South American State Stands Firm With Taiwan

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The president-elect of Paraguay, Santiago Pena, has reaffirmed his country’s commitment to recognizing Taiwan, Reuters reports.

Pena, a right-wing economist, made the continued ties to Taiwan part of his campaign. Farmers have pushed for recognition of Beijing to open the large agricultural market. Pena was reported as saying:

“We are going to develop an intense international agenda in the coming days carrying the message that Paraguay and its people are up for great things,” he tweeted.

While answering questions, Pena also mentioned that he will be meeting with Taiwanese officials in various diplomatic tours he has planned to undertake.

He will be in Taiwan for the 66th anniversary of diplomatic ties on Wednesday, the ministry said.

Pena will take office on Aug. 15. Diplomatic sources have told Reuters that Lai might attend as Taiwan’s representative, likely transiting the United States to meet U.S. officials.

Few countries continue to recognize Taiwan as the legitimate government of China, the “Republic of China.” In accordance with the “One China Policy”, countries can only recognize Beijing or Taiwan as the legitimate government of all of China, not both. Paraguay is the only country in South America still recognizing Taiwan, while the other ten or so countries are in Central America and the Caribbean. Beijing has been offering economic deals for countries to switch their recognition.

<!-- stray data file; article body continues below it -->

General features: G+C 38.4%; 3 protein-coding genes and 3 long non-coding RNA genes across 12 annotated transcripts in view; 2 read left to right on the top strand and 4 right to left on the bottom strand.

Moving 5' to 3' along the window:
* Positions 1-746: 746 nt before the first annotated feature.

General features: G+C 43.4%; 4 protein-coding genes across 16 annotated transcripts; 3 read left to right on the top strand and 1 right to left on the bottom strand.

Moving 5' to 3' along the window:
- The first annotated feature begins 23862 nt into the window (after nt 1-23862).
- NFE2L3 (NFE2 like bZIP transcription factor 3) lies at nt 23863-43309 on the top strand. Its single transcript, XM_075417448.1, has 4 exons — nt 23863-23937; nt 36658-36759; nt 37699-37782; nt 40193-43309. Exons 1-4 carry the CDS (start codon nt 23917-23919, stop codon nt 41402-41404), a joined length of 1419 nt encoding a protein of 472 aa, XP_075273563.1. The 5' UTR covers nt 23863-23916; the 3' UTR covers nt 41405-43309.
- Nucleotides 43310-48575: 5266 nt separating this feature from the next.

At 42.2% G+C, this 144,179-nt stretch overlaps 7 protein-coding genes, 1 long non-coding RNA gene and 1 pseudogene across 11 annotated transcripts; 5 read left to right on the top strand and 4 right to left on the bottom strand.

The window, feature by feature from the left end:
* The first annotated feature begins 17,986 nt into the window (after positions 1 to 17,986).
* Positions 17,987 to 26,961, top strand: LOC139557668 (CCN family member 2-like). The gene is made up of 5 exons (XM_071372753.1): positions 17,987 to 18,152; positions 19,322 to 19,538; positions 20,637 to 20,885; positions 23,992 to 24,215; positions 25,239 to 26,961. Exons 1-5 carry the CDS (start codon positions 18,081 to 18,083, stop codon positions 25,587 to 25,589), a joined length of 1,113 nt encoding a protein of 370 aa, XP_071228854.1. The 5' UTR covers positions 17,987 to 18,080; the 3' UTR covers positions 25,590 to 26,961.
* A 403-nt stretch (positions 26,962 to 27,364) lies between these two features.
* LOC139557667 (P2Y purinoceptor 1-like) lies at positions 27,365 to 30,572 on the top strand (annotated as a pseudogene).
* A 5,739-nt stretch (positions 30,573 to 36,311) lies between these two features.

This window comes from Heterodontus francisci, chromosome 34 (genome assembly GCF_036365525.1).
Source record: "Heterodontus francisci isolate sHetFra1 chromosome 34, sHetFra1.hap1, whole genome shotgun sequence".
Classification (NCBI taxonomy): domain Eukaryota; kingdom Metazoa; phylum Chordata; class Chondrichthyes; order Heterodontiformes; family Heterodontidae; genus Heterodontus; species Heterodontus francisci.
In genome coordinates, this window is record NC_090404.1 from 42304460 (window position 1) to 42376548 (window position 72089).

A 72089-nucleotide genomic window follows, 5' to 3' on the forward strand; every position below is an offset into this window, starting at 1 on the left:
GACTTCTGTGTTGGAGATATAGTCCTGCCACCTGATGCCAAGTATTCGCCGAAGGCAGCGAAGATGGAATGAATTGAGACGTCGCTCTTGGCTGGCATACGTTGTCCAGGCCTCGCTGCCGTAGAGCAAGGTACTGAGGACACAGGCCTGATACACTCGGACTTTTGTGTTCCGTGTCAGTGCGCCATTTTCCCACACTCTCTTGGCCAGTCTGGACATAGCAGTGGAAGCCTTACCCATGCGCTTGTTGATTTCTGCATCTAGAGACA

The United States itself ceased to officially recognize Taiwan in 1979 during the Carter Administration. While this allowed greater economic opportunity with the largest mainland market, America continues to provide Taiwan with weapons. While previously known as “strategic ambiguity”, America’s support of Taiwan in case of a war is now open due to Biden’s statement innate 2021.


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